Hugh McMillan

Investigator, CHEO Research Institute

Dr. McMillan is an Associate Professor in the Department of Pediatrics (Division of Pediatric Neurology), Faculty of Medicine at the University of Ottawa.  He joined the Department of Pediatrics at the Children’s Hospital of Eastern Ontario (CHEO) as a Pediatric Neurologist in 2010.

Dr. McMillan’s training includes; medical degree at McMaster University (in 2000) a Pediatric Residency at McMaster University (in 2004); Pediatric Neurology Residency at University of Ottawa (in 2008); Neurophysiology Fellowship in 2009 at Tufts University and a  Neuromuscular Fellowship in 2010 at Harvard University.

Dr. McMillan has been an author or co-author of 90 publications in peer-review journals.  He has recently been a senior editor of a
Pediatric Electromyography textbook with over 25 international contributors.  He is a Member of the Scientific Advisory Board for Muscular Dystrophy Canada.

Since joining the University of Ottawa, Dr. McMillan has been a national leader in the area of clinical and translational research in pediatric neurology & neuromuscular medicine.  He is a Clinical Investigator at the CHEO Research Institute. He was granted the CHEO RI “Outstanding Investigator Award” for 2018.  He has been the Principal Investigator for several industry-sponsored clinical trials.  Active and recent clinical trials include for spinal muscular atrophy: gene replacement therapies (AveXis’ SPR1NT trial) for pre-symptomatic infants with SMA, as well as for boys and young men with Duchenne muscular dystrophy; gene replacement therapy (Pfizer); dissociative corticosteroid (ReveraGen); NF-kB inhibitor therapy (Catabasis); non-sense mediated read-thru therapies (PTC Therapeutics) and antisense oligonucleotide treatments (Sarepta).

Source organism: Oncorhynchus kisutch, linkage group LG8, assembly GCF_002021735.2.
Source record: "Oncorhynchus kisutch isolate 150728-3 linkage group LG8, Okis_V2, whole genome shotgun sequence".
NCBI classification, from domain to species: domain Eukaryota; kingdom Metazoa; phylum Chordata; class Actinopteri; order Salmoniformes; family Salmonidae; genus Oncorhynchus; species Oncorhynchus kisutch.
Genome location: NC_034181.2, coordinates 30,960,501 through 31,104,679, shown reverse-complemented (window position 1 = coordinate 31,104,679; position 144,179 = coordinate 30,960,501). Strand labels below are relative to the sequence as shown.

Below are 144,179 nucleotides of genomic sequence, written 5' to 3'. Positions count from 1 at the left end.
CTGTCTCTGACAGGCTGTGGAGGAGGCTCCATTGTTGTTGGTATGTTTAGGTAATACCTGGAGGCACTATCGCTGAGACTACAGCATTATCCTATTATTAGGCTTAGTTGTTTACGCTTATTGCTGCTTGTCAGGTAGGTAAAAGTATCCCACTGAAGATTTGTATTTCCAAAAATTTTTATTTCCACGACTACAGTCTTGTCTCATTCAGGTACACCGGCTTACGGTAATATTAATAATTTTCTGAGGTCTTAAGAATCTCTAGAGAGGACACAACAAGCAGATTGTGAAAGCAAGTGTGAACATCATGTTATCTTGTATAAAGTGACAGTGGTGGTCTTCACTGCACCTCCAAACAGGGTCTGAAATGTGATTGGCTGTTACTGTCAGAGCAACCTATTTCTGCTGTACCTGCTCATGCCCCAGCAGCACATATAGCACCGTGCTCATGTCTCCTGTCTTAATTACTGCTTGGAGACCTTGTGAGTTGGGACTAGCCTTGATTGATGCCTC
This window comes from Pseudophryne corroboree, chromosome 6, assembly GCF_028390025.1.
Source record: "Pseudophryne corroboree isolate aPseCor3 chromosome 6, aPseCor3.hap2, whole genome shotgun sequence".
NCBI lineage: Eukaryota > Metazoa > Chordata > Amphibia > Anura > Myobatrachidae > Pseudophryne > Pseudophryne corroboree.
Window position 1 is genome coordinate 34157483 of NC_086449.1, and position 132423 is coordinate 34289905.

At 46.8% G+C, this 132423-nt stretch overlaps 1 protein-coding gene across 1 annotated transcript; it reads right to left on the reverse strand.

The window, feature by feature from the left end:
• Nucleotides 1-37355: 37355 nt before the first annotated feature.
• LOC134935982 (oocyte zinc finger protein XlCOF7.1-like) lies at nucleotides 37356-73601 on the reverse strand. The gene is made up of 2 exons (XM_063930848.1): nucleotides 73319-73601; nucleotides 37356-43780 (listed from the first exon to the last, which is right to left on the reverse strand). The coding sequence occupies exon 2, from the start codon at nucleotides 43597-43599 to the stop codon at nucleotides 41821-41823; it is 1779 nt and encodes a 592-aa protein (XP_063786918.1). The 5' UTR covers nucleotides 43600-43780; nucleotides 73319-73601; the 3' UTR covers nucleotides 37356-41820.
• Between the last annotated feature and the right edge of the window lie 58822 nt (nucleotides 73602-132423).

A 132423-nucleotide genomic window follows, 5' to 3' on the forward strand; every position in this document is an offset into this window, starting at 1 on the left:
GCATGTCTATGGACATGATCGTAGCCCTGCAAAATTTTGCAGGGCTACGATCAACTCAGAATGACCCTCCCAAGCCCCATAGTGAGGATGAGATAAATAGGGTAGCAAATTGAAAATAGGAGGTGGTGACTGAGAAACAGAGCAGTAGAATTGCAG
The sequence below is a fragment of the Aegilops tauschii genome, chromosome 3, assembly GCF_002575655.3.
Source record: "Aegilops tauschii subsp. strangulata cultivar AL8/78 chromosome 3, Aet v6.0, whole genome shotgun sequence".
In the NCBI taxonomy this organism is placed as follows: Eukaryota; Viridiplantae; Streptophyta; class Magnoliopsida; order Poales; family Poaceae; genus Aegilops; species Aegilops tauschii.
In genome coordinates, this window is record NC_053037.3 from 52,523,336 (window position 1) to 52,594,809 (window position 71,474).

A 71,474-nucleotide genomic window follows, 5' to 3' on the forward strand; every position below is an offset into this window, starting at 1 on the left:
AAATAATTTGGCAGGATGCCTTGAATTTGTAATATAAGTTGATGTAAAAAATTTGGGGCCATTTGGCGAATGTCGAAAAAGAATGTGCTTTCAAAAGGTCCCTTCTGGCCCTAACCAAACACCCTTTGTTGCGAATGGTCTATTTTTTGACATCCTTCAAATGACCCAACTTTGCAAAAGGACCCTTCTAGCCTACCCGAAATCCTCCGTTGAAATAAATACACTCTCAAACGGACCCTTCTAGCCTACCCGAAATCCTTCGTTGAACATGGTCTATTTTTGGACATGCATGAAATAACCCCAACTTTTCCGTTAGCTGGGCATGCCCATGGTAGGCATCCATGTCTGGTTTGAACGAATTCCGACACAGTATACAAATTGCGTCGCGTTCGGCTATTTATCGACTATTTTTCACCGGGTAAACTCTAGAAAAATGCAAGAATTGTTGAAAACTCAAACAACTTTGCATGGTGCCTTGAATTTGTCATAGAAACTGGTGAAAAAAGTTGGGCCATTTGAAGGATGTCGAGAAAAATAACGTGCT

Research Projects

  1. Newborn Screening for Spinal Muscular Atrophy: Ontario Testing and Follow-up Recommendations


    The goal is to provide timely access to those SMA infants in need of therapy to optimize motor function and prolong survival.

  2. Utility and practice of electrodiagnostic testing in the pediatric population: An AANEM consensus statement


    The panel found that electrodiagnostic studies continue to have high utility for the diagnosis of numerous childhood neuromuscular disorders, and that standardized approaches along with the use of high‐quality reference values are important to maximize the diagnostic yield of these tests in infants, children, and adolescents.

  3. Abnormal fatty acid metabolism is a core component of spinal muscular atrophy


    We identify an increased susceptibility to developing dyslipidemia in a cohort of 72 SMA patients and liver steatosis in pathological samples. Similarly, fatty acid metabolic abnormalities were present in all SMA mouse models studied.

  4. Recessive mutations in ATP8A2 cause severe hypotonia, cognitive impairment, hyperkinetic movement disorders and progressive optic atrophy


    ATP8A2 gene mutations have emerged as the cause of a novel neurological phenotype characterized by global developmental delays, severe hypotonia and hyperkinetic movement disorders, the latter being an important distinguishing feature.